One of my favorite swampy gems is Gum Root Park which is a 741-acre park that is mostly floodplain swamp, with a canopy of cypress and gum trees. This park is about 10 minutes from downtown and is a great place if you’re looking for a little solitude and a nice walk in the woods. Gum Root Park features trails through a variety of natural communities, including blackwater stream, floodplain swamp, xeric hammock, baygall, pasture, and pine flatwoods. Adjacent to hundreds of acres of state conservation land, Gum Root is a great location for birding and wildlife viewing.
Hatchett Creek lazily runs through this floodplain swamp before emptying into Newnans Lake (aka Lake Pithlachocco). I love to come here during different times of the year because the water level is always fluctuating. During dry times of the year, the creek and the swamp are completely dry and you can walk the sandy creek bed all the way to Newnans Lake. Since we had a pretty wet summer (thanks to Tropical Storms Beryl and Debbie), the creek is still full of black, slow-moving water and the swamp is, well, it’s swampy. It’s a serene landscape, but sometimes also feels a bit spooky...walking next to the creek wondering if there’s a gator hiding in the dark water, moving through the maze of cypress knees, looking out and seeing the high water line mark on all the trees, and realizing that at one time the water was probably waist to chest deep. It gives you an appreciation for how important swamps are; you can clearly see how they retain the floodwaters. I am glad the value of this land was realized and is protected.
So, if you’re ever in this neck of the woods and looking for a place off the beaten path to walk around and you don’t mind the company of a few mosquitoes, I highly recommend visiting this little gem. Next time, we’ll visit Prairie Creek on the other side of Newnans Lake.
The Cook Island Marine Park is a designated 411,000-square-mile marine sanctuary, the largest ever designated by a single country. The sanctuary has is richly diverse with species such as manta rays, blue whales, rare seabirds, and several species listed as threatened on the International Union For Conservation of Nature’s Red List of Threatened Species™. The ecosystem of the reserve varies from coral reefs to underwater mountains, which will allow many species with diverse ecological needs to thrive. Different zones of the park will implement varying levels of protection (e.g., some zones will not allow fishing, and some will allow tourism and carefully monitored fishing. The Cook Islands are 15 islands with a self-governing parliamentary democracy in the South Pacific Ocean 2012 miles northeast of New Zealand and about 3,000 miles south of Hawaii.
The glass frog (Hyalinobatrachium pellucidum) is an endangered species of the Centrolenidae family. This frog gets its name because of its translucent skin and is native to the subtropical/tropical environments of the Amazonian slopes of the Ecuadorian Andes. Only about the size of a thumbnail, the glass frog is presumed to lay its eggs on vegetation near local bodies of water. This frog is endangered due to lack of natural habitat.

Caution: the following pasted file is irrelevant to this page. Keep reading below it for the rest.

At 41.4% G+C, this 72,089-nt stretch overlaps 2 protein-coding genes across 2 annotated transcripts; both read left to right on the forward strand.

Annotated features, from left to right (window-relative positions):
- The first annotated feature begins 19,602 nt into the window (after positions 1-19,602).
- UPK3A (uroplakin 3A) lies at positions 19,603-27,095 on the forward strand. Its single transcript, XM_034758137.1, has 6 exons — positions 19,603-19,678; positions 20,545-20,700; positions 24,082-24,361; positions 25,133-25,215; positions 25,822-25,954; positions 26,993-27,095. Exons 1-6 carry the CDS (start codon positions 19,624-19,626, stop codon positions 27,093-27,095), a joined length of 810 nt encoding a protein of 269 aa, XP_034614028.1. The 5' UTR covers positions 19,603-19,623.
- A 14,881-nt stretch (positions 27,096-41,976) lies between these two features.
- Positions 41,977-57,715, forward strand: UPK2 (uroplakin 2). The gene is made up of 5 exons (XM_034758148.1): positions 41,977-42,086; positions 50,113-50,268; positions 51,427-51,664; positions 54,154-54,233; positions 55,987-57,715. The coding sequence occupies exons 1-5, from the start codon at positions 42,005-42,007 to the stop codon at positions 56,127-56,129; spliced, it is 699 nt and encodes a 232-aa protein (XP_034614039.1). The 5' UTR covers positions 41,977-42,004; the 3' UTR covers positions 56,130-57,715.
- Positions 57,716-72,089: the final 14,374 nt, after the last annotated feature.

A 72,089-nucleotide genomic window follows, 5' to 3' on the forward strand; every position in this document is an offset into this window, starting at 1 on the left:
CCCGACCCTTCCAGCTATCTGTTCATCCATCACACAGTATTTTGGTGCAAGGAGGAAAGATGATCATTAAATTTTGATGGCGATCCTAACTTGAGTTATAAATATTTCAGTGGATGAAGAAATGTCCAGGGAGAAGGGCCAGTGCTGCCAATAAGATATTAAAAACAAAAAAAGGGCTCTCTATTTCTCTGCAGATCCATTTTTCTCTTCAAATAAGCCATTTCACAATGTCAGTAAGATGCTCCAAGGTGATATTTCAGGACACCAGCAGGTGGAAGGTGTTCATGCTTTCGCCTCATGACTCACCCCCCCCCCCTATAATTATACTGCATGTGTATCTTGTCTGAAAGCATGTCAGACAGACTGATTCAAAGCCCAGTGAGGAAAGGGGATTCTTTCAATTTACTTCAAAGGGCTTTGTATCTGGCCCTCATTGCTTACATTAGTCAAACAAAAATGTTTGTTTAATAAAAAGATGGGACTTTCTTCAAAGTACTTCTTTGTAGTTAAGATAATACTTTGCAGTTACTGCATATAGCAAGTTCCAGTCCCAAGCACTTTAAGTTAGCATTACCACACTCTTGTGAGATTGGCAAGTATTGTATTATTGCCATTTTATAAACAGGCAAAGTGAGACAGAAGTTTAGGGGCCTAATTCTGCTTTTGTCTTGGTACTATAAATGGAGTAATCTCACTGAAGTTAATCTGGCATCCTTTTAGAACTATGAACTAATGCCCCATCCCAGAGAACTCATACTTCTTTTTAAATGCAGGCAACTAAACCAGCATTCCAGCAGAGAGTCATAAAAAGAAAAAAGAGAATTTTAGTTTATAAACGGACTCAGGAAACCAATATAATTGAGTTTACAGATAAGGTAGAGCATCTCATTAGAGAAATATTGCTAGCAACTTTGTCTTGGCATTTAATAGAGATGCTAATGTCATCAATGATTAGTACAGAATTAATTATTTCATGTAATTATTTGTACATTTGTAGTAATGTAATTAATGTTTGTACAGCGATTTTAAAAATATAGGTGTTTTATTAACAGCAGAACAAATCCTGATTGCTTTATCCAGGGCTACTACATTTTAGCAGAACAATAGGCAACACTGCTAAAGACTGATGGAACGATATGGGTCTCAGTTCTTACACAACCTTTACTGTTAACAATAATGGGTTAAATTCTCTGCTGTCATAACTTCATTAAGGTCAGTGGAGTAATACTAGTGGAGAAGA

Citation: Luis A. Coloma, Santiago Ron, Diego Cisneros-Heredia. 2010. Hyalinobatrachium pellucidum. In: IUCN 2012. IUCN Red List of Threatened Species. Version 2012.2.
Q: The physical results for sediment I’m evaluating for offshore disposal show that the material is over 90% sand. Do I need to perform chemical and bioassay analysis on this material?
<A*: Tier I evaluations begin with a comparison of existing physical information on the proposed dredged material with the three exclusion criteria of 40 CFR Section 227.13(b). If the dredged material meets at least one of these criteria, additional testing is not required. The three exclusion criteria are indicated below:
(1) The dredged material is composed predominately of sand, gravel, rock, or any other naturally occurring bottom material with particle sizes larger than silt, and the material is found in areas of high current or wave energy such as streams with large bed loads or coastal areas with shifting bars and channels; or>
(2) The dredged material is for beach nourishment or restoration and is composed predominately of sand, gravel, or shell with particle sizes compatible with material on the receiving beach; or
(3) When: a. The material proposed for disposal is substantially the same as the substrate at the proposed dump site; and b. The site from which the material proposed for disposal is to be taken is far removed from known sources of pollution so as to provide a reasonable assurance that such material has not been contaminated by such pollution.